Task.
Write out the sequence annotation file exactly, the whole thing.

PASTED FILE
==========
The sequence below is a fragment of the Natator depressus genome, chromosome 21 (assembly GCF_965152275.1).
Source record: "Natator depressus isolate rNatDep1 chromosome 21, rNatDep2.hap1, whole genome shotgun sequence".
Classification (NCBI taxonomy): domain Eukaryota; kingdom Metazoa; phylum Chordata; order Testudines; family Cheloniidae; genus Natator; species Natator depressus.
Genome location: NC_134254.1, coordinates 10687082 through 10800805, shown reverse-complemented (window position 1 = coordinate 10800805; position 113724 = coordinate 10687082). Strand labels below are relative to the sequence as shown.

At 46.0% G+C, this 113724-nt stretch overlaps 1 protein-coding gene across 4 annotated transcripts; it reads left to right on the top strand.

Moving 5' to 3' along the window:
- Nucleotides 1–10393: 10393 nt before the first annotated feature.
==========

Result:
The sequence below is a fragment of the Natator depressus genome, chromosome 21 (assembly GCF_965152275.1).
Source record: "Natator depressus isolate rNatDep1 chromosome 21, rNatDep2.hap1, whole genome shotgun sequence".
Classification (NCBI taxonomy): domain Eukaryota; kingdom Metazoa; phylum Chordata; order Testudines; family Cheloniidae; genus Natator; species Natator depressus.
Genome location: NC_134254.1, coordinates 10687082 through 10800805, shown reverse-complemented (window position 1 = coordinate 10800805; position 113724 = coordinate 10687082). Strand labels below are relative to the sequence as shown.

At 46.0% G+C, this 113724-nt stretch overlaps 1 protein-coding gene across 4 annotated transcripts; it reads left to right on the top strand.

Moving 5' to 3' along the window:
- Nucleotides 1–10393: 10393 nt before the first annotated feature.